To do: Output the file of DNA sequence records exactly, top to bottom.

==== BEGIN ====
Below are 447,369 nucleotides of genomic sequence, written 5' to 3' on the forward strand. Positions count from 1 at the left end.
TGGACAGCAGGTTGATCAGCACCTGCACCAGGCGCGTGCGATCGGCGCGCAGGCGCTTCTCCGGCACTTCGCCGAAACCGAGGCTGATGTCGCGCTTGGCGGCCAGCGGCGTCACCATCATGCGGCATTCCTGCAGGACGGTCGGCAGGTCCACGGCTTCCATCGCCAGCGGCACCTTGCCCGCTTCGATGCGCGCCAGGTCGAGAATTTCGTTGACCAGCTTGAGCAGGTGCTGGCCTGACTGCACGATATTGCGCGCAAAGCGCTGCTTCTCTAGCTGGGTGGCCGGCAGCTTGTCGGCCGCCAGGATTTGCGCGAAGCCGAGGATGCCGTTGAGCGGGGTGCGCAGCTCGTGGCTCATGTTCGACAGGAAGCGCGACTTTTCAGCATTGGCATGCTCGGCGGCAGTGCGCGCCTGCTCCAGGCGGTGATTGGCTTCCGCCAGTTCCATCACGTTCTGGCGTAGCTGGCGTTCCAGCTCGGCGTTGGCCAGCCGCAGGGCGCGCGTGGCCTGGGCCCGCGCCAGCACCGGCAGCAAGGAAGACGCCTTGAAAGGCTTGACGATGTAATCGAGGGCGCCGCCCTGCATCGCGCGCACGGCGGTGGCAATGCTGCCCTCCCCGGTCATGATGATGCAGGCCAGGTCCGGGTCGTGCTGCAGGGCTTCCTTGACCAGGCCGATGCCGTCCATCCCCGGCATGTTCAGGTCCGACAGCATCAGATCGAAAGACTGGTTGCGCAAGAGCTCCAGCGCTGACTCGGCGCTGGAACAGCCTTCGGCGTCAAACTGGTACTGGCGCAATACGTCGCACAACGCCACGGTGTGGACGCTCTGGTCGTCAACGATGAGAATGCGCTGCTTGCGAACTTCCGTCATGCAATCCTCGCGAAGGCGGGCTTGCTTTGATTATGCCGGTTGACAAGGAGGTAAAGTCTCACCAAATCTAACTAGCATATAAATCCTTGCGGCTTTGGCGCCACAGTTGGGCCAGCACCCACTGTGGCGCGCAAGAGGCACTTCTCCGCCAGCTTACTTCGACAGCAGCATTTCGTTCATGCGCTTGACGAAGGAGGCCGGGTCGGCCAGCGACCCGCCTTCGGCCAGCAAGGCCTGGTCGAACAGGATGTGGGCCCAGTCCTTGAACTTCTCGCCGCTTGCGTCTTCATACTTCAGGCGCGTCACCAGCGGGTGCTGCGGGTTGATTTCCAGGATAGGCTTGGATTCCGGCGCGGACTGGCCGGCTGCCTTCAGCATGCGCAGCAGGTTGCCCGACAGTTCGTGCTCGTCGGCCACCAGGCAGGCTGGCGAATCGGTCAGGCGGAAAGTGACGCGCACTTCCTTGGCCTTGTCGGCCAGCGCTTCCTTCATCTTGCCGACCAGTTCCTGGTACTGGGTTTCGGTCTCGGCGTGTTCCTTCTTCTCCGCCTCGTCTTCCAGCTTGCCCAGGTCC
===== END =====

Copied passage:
Below are 447,369 nucleotides of genomic sequence, written 5' to 3' on the forward strand. Positions count from 1 at the left end.
TGGACAGCAGGTTGATCAGCACCTGCACCAGGCGCGTGCGATCGGCGCGCAGGCGCTTCTCCGGCACTTCGCCGAAACCGAGGCTGATGTCGCGCTTGGCGGCCAGCGGCGTCACCATCATGCGGCATTCCTGCAGGACGGTCGGCAGGTCCACGGCTTCCATCGCCAGCGGCACCTTGCCCGCTTCGATGCGCGCCAGGTCGAGAATTTCGTTGACCAGCTTGAGCAGGTGCTGGCCTGACTGCACGATATTGCGCGCAAAGCGCTGCTTCTCTAGCTGGGTGGCCGGCAGCTTGTCGGCCGCCAGGATTTGCGCGAAGCCGAGGATGCCGTTGAGCGGGGTGCGCAGCTCGTGGCTCATGTTCGACAGGAAGCGCGACTTTTCAGCATTGGCATGCTCGGCGGCAGTGCGCGCCTGCTCCAGGCGGTGATTGGCTTCCGCCAGTTCCATCACGTTCTGGCGTAGCTGGCGTTCCAGCTCGGCGTTGGCCAGCCGCAGGGCGCGCGTGGCCTGGGCCCGCGCCAGCACCGGCAGCAAGGAAGACGCCTTGAAAGGCTTGACGATGTAATCGAGGGCGCCGCCCTGCATCGCGCGCACGGCGGTGGCAATGCTGCCCTCCCCGGTCATGATGATGCAGGCCAGGTCCGGGTCGTGCTGCAGGGCTTCCTTGACCAGGCCGATGCCGTCCATCCCCGGCATGTTCAGGTCCGACAGCATCAGATCGAAAGACTGGTTGCGCAAGAGCTCCAGCGCTGACTCGGCGCTGGAACAGCCTTCGGCGTCAAACTGGTACTGGCGCAATACGTCGCACAACGCCACGGTGTGGACGCTCTGGTCGTCAACGATGAGAATGCGCTGCTTGCGAACTTCCGTCATGCAATCCTCGCGAAGGCGGGCTTGCTTTGATTATGCCGGTTGACAAGGAGGTAAAGTCTCACCAAATCTAACTAGCATATAAATCCTTGCGGCTTTGGCGCCACAGTTGGGCCAGCACCCACTGTGGCGCGCAAGAGGCACTTCTCCGCCAGCTTACTTCGACAGCAGCATTTCGTTCATGCGCTTGACGAAGGAGGCCGGGTCGGCCAGCGACCCGCCTTCGGCCAGCAAGGCCTGGTCGAACAGGATGTGGGCCCAGTCCTTGAACTTCTCGCCGCTTGCGTCTTCATACTTCAGGCGCGTCACCAGCGGGTGCTGCGGGTTGATTTCCAGGATAGGCTTGGATTCCGGCGCGGACTGGCCGGCTGCCTTCAGCATGCGCAGCAGGTTGCCCGACAGTTCGTGCTCGTCGGCCACCAGGCAGGCTGGCGAATCGGTCAGGCGGAAAGTGACGCGCACTTCCTTGGCCTTGTCGGCCAGCGCTTCCTTCATCTTGCCGACCAGTTCCTGGTACTGGGTTTCGGTCTCGGCGTGTTCCTTCTTCTCCGCCTCGTCTTCCAGCTTGCCCAGGTCC